During the Republican primaries, Whitaker met with 15 Iowa home-schooling leaders, according to a local site, Caffeinated Thoughts, and expressed his displeasure at the Obama administration’s decision three years before to permit gay people to serve openly in the armed services.

“I don’t want to see our military treated as a Petri dish,” he said in response to a veteran’s question about the repeal of “don’t ask, don’t tell” and having women serve in combat roles.

During his Senate bid, Whitaker went on record supporting a constitutional amendment barring gay marriage, and in an interview at the time said: “I believe marriage is between one man and one woman. Throughout history it’s traditionally been up to the churches and to God to define that.”

“During his time in Iowa politics, he tried to attack and dismantle LGBTQ rights and protections at every turn,” Daniel Hoffman-Zinnel, executive director of LGBTQ rights group One Iowa, said of Whitaker’s track record in the state.

In 2014, Whitaker told an audience gathered by the conservative Christian organization Family Leader that he thought all judges should have “a biblical view of justice.”

“If they have a secular worldview, then I’m going to be very concerned about how they judge,” he said.

Jenny Pizer, law and policy director at LGBTQ legal organization Lambda Legal, said these comments are particularly troubling.

“That raises alarm bells on multiple issues: a basic understanding of the separation of church and state, and a profession of an unusually extreme religious worldview on his part,” Pizer explained.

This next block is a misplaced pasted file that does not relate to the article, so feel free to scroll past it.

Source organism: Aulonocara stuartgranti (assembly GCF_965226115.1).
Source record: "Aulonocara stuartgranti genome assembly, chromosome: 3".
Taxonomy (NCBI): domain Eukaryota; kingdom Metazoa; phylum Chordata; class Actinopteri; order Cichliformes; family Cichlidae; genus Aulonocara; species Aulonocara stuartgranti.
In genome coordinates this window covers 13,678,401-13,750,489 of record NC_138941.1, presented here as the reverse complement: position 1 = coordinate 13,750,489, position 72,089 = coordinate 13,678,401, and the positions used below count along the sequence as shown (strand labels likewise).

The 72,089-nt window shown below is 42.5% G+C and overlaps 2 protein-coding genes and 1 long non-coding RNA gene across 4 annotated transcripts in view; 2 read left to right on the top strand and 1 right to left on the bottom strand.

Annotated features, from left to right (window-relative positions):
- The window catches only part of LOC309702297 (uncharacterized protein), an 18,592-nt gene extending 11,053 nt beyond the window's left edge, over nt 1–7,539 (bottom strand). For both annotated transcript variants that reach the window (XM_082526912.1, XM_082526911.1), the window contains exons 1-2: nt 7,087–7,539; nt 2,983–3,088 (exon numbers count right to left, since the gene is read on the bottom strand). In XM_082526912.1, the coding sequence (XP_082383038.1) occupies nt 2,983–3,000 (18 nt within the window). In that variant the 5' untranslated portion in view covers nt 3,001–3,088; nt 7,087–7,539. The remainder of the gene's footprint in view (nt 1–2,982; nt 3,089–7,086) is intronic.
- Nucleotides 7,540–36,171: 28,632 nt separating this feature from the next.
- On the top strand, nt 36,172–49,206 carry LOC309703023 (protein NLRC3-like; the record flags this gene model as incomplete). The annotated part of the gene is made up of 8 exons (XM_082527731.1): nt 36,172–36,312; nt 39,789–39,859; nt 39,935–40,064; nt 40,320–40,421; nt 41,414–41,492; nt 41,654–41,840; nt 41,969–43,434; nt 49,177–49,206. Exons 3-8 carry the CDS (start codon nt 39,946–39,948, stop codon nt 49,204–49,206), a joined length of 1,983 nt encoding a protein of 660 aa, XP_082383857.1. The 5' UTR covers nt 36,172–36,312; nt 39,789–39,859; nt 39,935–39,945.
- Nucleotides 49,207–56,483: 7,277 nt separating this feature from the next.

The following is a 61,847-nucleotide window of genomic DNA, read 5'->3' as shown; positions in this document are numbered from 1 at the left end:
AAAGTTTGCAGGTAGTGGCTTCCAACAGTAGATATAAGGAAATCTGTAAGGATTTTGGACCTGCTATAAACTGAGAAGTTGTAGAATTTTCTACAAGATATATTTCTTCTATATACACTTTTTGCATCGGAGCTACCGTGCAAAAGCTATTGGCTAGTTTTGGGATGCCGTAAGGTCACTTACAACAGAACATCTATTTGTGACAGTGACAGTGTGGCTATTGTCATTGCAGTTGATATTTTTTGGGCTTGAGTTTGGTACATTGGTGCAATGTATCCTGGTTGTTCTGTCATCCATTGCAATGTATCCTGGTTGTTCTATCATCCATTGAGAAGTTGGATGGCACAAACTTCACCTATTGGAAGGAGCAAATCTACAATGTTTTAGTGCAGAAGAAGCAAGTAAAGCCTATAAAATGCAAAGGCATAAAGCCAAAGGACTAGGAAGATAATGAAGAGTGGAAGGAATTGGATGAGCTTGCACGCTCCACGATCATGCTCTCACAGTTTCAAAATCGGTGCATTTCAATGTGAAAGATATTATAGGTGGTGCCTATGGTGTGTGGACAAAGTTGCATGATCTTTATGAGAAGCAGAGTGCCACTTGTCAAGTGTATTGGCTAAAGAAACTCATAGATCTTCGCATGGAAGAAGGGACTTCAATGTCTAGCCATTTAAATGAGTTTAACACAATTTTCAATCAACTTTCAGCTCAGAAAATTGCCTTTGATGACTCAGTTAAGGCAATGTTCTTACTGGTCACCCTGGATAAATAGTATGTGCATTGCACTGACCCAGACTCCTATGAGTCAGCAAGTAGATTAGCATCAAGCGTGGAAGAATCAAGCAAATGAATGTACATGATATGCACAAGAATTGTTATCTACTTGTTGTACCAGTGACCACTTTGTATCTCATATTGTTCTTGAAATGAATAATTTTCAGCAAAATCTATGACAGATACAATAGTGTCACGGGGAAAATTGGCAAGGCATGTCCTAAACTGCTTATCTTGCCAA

“THE GAYSTAPO”

After his failed Senate bid, Whitaker volunteered for First Liberty (formerly the Liberty Institute), a conservative organization focused on “protecting religious liberty.” There he represented Bob Eschliman, an editor at Iowa’s Newton Daily News. Eschliman was fired after publishing blog posts in which he called LGBTQ people “the enemy” and the “gaystapo.” Eschliman lodged a complaint with the Equal Employment Opportunity Commission alleging that his termination violated his civil rights.

Whitaker argued on behalf of Eschliman that the company engaged in "intentional discrimination in express contravention of Title VII" of the 1964 Civil Rights Act, because, Whitaker argued, Eschliman was fired because of his "sincerely held religious beliefs."

Douglas NeJaime, an LGBTQ legal scholar and professor at Yale Law School, disagreed with Whitaker’s interpretation of the law.

“He actually wasn’t discriminated against because he’s evangelical or Christian or Catholic,” NeJaime said of Eschliman. “He was terminated for expressing views publicly that he says are his religious views, but he isn't being discriminated against for his status as a religious person.”

The case was settled out of court, but as acting attorney general, Whitaker is now in a position to define the federal government's position on similar cases regarding Title VII and religious liberty.

Under Sessions, the DOJ repeatedly articulated support for religious freedom over and above the civil rights of LGBTQ people, according to advocates, and moved to limit the scope of Title VII to exclude transgender employees.

Pizer said that Whitaker’s past — from his on-the-record comments to his work for organizations like First Liberty, which declared the legalization of same-sex marriage the start of a “new religious freedom war” — suggests that DOJ’s current efforts to dismantle discrimination protections for LGBTQ people will continue apace.

“The fact that he was working pro bono for one of the religious conservative legal groups means he comes from a similar group of hard-right advocates from which this administration has selected consistently for its top leadership,” Pizer added.

The DOJ did not respond to NBC News’ request for comment on Whitaker and his record.

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Brooke Sopelsa and Tim Fitzsimons contributed.